For many of us in Minnesota, the Memorial Day weekend is the unofficial start of summer – an opportunity to enjoy warm weather after a long winter. It is, of course, more than that.
Memorial Day originated following the costliest war in our history in terms of loss of life: the Civil War. This day is not about wars won and lost, medals awarded, or those of us who served. Freedom is not free, and Memorial Day is the time to honor those who have paid for our freedoms through their ultimate sacrifice.
In Congress, we’re working to honor those heroes, in part, by honoring our troops and veterans in service today.
Earlier this month, the U.S. House of Representatives considered the annual national defense bill (NDAA) to ensure Congress keeps faith with our veterans, troops, and their families. As a 25-year veteran of the Marine Corps whose wife is a retired Army nurse and son has served three tours in Iraq and Afghanistan, I was pleased to play a direct role in drafting the legislation. As a member of the House Armed Services Committee, I joined colleagues from both sides of the aisle in shepherding this bill to overwhelming bipartisan support.
This legislation isn’t simply a rubber-stamped spreadsheet for Congress to provide the Pentagon with approval for weapons and troop strength. It is quite the opposite, actually. Included in this year’s national defense bill are numerous provisions that have a direct impact on Minnesotans, several of which I proudly championed on their behalf.
Also included in the national defense legislation, was my provision directing the Pentagon to issue a report detailing how it increased health care costs for more than 4,000 Minnesotans who were covered under the TRICARE Prime program but later removed by the Department of Defense. Now more than ever, Congress must be committed to reviewing and holding the Pentagon accountable for all changes to the TRICARE program – and advocating for the best possible health care for our servicemembers, military retirees, and their families.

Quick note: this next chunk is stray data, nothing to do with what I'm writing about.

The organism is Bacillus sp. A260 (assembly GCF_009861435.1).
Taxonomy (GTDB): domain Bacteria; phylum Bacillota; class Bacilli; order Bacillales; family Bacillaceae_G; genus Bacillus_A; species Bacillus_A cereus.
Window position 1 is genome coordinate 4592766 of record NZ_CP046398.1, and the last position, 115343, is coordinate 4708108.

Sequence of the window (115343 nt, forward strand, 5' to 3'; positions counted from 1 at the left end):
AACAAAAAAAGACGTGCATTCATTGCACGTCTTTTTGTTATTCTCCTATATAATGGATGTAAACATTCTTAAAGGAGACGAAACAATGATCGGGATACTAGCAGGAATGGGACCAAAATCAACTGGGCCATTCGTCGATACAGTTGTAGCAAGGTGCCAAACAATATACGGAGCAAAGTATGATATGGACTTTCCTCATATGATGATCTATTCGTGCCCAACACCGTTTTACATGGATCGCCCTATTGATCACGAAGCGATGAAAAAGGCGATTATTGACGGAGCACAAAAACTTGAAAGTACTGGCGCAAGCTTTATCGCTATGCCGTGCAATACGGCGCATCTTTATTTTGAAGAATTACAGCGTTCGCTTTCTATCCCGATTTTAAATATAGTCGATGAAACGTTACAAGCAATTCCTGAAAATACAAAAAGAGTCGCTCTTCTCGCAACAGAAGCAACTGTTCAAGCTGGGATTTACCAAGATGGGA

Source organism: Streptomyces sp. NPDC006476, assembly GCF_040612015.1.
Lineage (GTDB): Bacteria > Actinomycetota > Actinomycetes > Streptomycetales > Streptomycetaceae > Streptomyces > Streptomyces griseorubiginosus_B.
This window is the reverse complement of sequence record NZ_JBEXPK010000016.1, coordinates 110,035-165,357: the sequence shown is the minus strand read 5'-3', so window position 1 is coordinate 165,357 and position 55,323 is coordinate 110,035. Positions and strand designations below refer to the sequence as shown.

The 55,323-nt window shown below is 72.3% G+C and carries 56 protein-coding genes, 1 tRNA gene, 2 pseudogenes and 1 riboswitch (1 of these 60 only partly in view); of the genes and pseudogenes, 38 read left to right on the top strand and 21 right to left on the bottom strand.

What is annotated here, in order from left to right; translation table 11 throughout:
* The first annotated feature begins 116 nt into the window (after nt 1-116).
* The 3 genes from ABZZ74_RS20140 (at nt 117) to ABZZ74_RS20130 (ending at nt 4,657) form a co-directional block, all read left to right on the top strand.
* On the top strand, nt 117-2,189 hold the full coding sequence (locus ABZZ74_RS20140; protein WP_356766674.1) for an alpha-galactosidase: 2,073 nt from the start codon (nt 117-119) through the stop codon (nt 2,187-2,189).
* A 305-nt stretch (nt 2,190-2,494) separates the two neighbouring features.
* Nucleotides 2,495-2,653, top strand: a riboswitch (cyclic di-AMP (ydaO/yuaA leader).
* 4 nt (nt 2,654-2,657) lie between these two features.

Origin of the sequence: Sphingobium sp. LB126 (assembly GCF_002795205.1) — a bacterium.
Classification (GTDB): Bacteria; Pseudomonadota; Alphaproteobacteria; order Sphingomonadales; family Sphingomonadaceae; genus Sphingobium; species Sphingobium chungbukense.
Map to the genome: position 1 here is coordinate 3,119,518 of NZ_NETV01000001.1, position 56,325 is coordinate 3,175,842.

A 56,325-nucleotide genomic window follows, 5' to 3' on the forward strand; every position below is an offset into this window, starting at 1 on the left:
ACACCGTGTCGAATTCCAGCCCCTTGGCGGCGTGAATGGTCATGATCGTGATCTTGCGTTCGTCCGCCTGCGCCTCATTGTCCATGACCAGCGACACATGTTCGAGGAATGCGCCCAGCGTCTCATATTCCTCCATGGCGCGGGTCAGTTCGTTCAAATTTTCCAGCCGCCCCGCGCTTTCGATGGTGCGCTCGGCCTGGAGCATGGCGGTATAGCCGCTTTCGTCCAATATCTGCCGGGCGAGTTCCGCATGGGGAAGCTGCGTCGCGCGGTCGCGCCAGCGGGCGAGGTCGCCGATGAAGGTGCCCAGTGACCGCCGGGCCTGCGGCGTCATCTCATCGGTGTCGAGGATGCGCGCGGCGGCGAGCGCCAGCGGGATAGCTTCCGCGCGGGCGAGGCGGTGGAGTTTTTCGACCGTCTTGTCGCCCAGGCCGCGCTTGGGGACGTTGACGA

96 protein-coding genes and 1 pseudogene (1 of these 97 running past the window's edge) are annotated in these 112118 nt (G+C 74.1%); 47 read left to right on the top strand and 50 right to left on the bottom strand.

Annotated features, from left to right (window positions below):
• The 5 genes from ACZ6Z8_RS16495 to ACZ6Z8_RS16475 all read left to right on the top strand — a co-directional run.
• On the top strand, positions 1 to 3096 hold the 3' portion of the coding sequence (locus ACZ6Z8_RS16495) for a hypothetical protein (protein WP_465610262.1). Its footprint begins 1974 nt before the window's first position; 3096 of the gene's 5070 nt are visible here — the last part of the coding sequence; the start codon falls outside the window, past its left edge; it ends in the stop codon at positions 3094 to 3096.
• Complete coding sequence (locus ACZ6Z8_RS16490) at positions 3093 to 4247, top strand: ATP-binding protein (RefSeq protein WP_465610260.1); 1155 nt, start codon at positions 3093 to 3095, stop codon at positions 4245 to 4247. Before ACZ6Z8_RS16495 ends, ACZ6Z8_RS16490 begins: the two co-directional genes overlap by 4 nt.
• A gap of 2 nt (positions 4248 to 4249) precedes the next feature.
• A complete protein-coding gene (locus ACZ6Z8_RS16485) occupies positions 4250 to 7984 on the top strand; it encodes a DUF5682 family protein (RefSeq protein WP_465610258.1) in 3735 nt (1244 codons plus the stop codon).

This year’s NDAA also maintains my Yellow Ribbon Reintegration Program which provides for a stronger and more resilient ready reserve component by making the Minnesota Guard’s own reintegration program available nationwide. Additionally, the bill includes my efforts to ensure promises are kept by providing continued funding for the DoD to pay members of Minnesota National Guard’s “Red Bulls” and reservists nationwide for their earned time off.
I also take seriously allegations of unacceptable delays for care for our veterans at VA hospitals across the nation and the issue of sexual assault in the military. As a veteran who has received care from the VA following my military career, I share the concerns of my constituents and demand accountability at the VA. I have supported legislation to provide VA the tools necessary to hold senior level leaders accountable which honors our commitment to our veterans and takes needed steps to bring real accountability to the VA. Additionally, the Congress has acted to protect our sons and daughters serving in the military from the scourge of sexual assault. Earlier this year, I authored legislation included in the annual appropriations bill signed into law that ensures no individual is allowed to enlist in the U.S Armed Forces if they have been convicted of sexual assault. The number of sexual assault victims in the military is unacceptable and I remain committed to preventing potential predators from joining our ranks.
This Monday – on Memorial Day – I look forward to joining my fellow Minnesotans at a ceremony in Dakota County to honor those better men and women who made the ultimate sacrifice for our country, and ask you join me in taking a moment to remember our fallen and their families.
John Kline is the Chairman of the House Education and the Workforce Committee. He also serves on the House Armed Services Committee. He and his wife, Vicky, live in Burnsville.